Samuel warned the Israelites of three principal evils of a kingly form of government: excessive taxation (see vv. 15, 17), conscription of the labor force (see vv. 11-13, 16), and seizure of private lands (see vv. 14-15). In discussing the matter, Elder Bruce R. McConkie said:

"The system of kingly government itself, no matter how talented or noble an individual occupant of the throne may be, does not make the best form of government, one in which the instinctive and automatic concern of government is to look after the best interests of the body of the people. It is inherent in the nature of even the best and most ideal kingly systems that special privilege and questionable adulation be heaped upon those in the ruling class ...

"It is true that the Lord on occasions, in the pre-Christian Era, administered righteous and theocratic government through kings, but no such approved kingly government has existed among men for some 2000 years. Such a system, in which the king is the Lord's representative, is patterned after the true kingdom of God and is proper government, but even then the moment an unrighteous king gains the throne, the blessings and freedoms of such a system die out. As King Mosiah said, 'Because all men are not just it is not expedient that ye should have a king or kings to rule over you. For behold, how much iniquity doth one wicked king cause to be committed, yea, and what great destruction!' (Mosiah 29.) Pending the day in which He shall again reign, whose right it is, the saints are obliged to be subject to the powers that be." (Mormon Doctrine, pp. 414-15.)

1 Samuel 8:18. What would the Lord do when the people cried to him?

1 Samuel 8:19-20. What did the people desire of Samuel? Why?

1 Samuel 8:22. What did the Lord tell Samuel to do?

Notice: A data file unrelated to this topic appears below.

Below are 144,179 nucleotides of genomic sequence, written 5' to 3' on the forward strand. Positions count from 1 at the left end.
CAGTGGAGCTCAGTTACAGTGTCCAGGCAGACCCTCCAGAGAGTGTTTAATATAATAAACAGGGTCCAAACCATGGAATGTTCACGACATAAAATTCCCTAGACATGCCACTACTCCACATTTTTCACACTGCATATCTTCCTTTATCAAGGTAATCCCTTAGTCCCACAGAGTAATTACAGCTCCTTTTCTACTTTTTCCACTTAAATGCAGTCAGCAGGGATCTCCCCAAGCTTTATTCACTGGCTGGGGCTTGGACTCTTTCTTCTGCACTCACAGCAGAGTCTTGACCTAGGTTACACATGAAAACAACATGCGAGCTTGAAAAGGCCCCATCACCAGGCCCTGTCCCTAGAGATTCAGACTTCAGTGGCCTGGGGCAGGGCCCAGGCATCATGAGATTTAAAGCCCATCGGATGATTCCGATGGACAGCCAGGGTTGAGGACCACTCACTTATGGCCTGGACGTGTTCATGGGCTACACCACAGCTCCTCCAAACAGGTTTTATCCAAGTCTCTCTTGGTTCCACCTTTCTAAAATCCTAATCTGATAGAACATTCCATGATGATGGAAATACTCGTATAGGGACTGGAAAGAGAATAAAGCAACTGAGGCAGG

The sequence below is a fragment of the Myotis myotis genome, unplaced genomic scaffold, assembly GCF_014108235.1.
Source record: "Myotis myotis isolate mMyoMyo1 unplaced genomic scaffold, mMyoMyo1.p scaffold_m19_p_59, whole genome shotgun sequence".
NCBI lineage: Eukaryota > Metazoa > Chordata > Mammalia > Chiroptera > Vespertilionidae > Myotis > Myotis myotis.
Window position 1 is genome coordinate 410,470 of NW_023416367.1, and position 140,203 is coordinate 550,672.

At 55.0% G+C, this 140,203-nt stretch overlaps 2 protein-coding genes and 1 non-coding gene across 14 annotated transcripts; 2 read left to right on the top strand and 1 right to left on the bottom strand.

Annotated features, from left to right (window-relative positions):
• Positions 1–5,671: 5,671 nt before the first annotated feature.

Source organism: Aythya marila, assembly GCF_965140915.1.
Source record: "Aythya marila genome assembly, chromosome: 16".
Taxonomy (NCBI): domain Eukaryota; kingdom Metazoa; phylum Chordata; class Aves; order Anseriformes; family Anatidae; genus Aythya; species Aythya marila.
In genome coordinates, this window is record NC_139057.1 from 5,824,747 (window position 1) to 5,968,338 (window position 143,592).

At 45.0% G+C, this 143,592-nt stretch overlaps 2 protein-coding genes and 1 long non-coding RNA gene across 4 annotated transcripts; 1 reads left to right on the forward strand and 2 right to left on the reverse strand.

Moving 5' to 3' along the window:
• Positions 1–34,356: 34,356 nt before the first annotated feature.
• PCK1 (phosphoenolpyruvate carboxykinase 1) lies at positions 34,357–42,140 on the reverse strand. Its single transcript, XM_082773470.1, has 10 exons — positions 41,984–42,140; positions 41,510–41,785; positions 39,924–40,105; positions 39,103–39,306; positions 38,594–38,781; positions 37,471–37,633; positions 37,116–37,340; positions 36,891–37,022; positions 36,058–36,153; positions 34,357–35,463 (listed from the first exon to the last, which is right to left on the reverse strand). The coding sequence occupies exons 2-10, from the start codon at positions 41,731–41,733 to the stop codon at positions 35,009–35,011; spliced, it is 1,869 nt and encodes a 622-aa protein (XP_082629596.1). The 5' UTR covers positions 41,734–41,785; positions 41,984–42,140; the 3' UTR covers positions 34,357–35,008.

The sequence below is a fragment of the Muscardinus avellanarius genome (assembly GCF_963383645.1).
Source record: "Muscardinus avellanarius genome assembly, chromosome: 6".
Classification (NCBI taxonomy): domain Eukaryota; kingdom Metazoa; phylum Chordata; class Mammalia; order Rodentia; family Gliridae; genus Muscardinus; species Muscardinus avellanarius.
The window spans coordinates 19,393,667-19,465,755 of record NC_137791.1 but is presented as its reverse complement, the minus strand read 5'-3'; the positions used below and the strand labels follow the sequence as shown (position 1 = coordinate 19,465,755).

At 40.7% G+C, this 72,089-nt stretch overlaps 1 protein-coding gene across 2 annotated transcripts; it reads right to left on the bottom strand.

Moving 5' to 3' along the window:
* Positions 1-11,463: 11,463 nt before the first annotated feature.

1 Samuel 9:1-17. What Kind of Person Was Saul before He Was Called to Be King?

The scriptures indicate that "there was not among the children of Israel a goodlier person than he" (v. 2). The word goodly seems to indicate many of the qualities that made Saul a logical candidate to be Israel's first king. All that the Bible reveals indicates that Saul was honest, reliable, considerate of his parents, and altogether a very promising person for the great task ahead.

Goodly also described Saul's physical attributes. In this regard, Saul was potentially the hero and man of valour all Israel sought. He was about a foot taller than those of his generation. Yet subsequent events show that the Lord was teaching Israel a lesson about people and about kings when He chose Saul. For the Lord certainly knew the end of this thing from the beginning, as He does in all things. Though Saul had, at first, a great regard for the law of Moses and for God, yet "the consciousness of his own power, coupled with the energy of his character, led him astray into an incautious disregard of the commands of God; his zeal in the prosecution of his plans hurried him on to reckless and violent measures; and success in his undertakings heightened his ambition into a haughty rebellion against the Lord, the God-king of Israel." (Keil and Delitzsch, Commentary, 2:2:79.)

1 Samuel 9:2. What qualities did Saul have?

1 Samuel 9:5-6. Why did Saul visit Samuel?

1 Samuel 9:9-27.

A seer is one who has the ability to see the future -- he is literally a "see-er." As explained in the Book of Mormon, seers are men who possess the power to "know of things which are past, and also of things which are to come" (Mosiah 8:17). They do this in some cases with the aid of the Urim and Thummim. The possession of these instruments in ancient times made a righteous man a seer (see Mosiah 8:13-18; 28:10-16). It is in this connection, then, that a seer is greater than a prophet (see Mosiah 8:15). The means by which Samuel identified Saul is evidence of Samuel's gift of seership. Members of the First Presidency and the Quorum of the Twelve Apostles are sustained and ordained as prophets, seers, and revelators.

1 Samuel 9:15-17. What had the Lord told Samuel about Saul?

1 Samuel 9:20. Did Israel Desire Saul to Be Their King?

This verse may be taken to mean that Saul, as the king-to-be, was the embodiment of what Israel desired even though as yet they did not know he would be their king. It also could mean, however, that his size, comeliness, and other qualities were well known and that his name was being talked about as one possibility for king.

1 Samuel 9:21. What did Saul say when he was called to be king?

1 Samuel 10:1. What did Samuel do for Saul? Why?

1 Samuel 10:1. What Was the Significance of the Ordinance of Anointing Saul?

Anointing with oil in priesthood service is as old as Adam. And, since the Lord set up the kingdom of Israel and revealed the laws that were to govern their kings, it was altogether fitting that these kings be anointed with oil.